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» LymeNet Flash » Questions and Discussion » Medical Questions » Lashing out at others due to brain fog

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Author Topic: Lashing out at others due to brain fog
stefi42
LymeNet Contributor
Member # 48591

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I'm not exactly sure how to word this but does anyone here ever experience points where they lash out? Out of frustration?

When I'm trying to do something, it takes me quite a while to actually get down to do it. For example changing a song. My partner and I got I to an argument bc he was rushing me and

confusing me and wouldnt stop saying "change it change it" when I told him to stop and said I was trying to. It got to the point where I just yelled "f***king stop!" I don't mean to yell or

lash out like that, it just happens. I feel like I'm overloading or something. Does this happen to anyone else?

I tried to explain to him that when I'm stuck somewhere, the more someone tells me things or rushes me, it feels like glass shards are going into my brain and I just can't think or move.

I figured he'd be more understanding since he has Lyme as well. He's not as sick as I am and doesn't experience the same mental blocks that I have but still. Any advice on how to handle this?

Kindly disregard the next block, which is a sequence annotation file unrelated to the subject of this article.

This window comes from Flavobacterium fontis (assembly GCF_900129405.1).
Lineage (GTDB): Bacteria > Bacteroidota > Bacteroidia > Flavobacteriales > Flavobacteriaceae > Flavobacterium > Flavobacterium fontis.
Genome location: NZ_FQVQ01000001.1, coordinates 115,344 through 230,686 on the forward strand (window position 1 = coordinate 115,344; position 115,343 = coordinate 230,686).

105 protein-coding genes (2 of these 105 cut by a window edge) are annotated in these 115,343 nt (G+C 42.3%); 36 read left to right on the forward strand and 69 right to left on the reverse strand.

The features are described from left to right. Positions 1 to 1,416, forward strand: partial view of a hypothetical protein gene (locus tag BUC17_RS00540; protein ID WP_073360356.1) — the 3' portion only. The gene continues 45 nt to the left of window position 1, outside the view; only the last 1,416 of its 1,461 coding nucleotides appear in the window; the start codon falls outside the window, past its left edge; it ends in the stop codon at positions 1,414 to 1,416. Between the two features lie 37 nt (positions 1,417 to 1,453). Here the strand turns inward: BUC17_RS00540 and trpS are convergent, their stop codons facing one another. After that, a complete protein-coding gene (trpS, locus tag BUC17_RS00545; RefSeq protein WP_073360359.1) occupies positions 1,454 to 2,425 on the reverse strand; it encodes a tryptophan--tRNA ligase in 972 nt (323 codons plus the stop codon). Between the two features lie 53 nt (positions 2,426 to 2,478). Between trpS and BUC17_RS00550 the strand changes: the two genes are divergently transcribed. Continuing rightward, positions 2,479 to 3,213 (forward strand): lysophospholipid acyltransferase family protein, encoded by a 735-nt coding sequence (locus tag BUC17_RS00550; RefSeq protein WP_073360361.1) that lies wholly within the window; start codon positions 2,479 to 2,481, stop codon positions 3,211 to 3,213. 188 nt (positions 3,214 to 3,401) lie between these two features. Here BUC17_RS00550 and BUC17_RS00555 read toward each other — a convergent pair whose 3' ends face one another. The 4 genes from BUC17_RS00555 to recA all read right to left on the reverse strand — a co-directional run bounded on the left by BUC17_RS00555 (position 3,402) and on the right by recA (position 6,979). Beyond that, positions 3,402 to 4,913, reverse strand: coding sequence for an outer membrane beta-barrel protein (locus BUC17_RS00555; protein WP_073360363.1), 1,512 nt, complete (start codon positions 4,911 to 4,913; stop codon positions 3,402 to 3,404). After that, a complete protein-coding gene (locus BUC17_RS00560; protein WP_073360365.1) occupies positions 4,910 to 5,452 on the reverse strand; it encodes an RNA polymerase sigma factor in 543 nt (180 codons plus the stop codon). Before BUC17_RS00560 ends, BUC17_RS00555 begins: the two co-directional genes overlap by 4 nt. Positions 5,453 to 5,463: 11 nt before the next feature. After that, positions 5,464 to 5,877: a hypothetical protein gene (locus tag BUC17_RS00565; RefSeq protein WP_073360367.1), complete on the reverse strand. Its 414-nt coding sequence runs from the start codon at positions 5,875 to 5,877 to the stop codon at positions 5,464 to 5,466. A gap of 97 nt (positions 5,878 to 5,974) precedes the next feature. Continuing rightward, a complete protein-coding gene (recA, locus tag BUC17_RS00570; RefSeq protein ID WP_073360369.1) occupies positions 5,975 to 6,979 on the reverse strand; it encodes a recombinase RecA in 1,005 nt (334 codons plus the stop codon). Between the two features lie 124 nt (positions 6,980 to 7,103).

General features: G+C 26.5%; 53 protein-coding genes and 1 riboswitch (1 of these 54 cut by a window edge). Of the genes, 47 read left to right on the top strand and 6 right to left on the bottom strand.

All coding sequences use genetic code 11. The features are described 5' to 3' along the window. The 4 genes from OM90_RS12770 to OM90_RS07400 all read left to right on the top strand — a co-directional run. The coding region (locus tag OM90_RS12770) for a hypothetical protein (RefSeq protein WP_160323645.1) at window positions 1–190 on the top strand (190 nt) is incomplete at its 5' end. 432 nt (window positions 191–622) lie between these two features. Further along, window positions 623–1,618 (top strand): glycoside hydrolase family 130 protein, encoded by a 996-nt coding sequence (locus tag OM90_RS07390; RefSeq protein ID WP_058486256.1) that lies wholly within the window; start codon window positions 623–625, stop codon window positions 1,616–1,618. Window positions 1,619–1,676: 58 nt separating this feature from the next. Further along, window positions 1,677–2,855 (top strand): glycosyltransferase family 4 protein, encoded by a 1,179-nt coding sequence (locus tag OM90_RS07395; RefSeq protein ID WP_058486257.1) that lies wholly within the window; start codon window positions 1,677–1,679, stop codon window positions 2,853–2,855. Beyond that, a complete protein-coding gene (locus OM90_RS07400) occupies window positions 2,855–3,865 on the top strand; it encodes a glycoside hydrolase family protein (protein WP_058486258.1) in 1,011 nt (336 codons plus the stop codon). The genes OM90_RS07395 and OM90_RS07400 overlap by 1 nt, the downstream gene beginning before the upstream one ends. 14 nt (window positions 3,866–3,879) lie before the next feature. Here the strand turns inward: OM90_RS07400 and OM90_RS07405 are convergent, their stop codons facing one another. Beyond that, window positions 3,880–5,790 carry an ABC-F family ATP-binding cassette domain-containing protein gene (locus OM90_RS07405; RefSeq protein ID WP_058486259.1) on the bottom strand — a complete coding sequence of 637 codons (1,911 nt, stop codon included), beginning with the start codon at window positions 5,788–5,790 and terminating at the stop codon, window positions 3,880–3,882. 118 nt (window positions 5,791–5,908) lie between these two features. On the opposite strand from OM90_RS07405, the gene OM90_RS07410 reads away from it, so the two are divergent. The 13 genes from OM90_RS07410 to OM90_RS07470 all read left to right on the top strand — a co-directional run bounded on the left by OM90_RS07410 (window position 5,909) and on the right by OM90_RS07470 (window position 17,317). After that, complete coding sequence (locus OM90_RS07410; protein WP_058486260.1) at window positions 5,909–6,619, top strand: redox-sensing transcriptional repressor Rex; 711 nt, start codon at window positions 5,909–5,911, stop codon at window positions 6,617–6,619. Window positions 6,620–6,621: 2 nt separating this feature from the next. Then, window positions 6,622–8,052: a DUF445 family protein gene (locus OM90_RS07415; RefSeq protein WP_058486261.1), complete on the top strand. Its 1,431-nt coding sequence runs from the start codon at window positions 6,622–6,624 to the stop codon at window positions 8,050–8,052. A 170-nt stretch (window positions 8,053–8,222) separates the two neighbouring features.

Posts: 111 | From Hollywood, Florida | Registered: Aug 2016  |  IP: Logged | Report this post to a Moderator
TF
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This is common among lyme patients. Here is a long essay written by a doctor which describes how lyme affects a person. And, here are a few quotes that speak to your issue:

"Sequential task performance is compromised in Lyme. Lyme patients have a penchant for saying, "Wait a minute", 2-3 times rapidly when the only demand on them is to record a phone number, which also speaks of perseveration."

"Personality changes are nearly universal in Lyme encephalopathy with emotional and expressive incontinence being typical. Usually there is a baseline irritability which fluctuates.

Patients with LD encephalopathy react to even mild degrees of stress with frustration, anger or crying spells out of proportion to the situation. Emotions can reach escape velocity and rages can become volcanic with a momentum beyond volitional control.

Unpleasantness is inevitable due to volatile tempers, super critical dispositions, and impatience with themselves or others. Lyme patients can be easily irritated by anyone just walking into the same room even though eye contact is never made or words exchanged.

Low threshold exasperation in unexpected circumstances is not uncommon."

http://cassia.org/essay.htm

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tulips
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It happens with Lyme. I used to work with a woman who would lose her temper with people and stomp off but then come back and say she was sorry and

explain why she'd gotten upset. The result was whereas they had been licking their wounds and tallying up all the reasons why she was an awful person and why they hated her guts,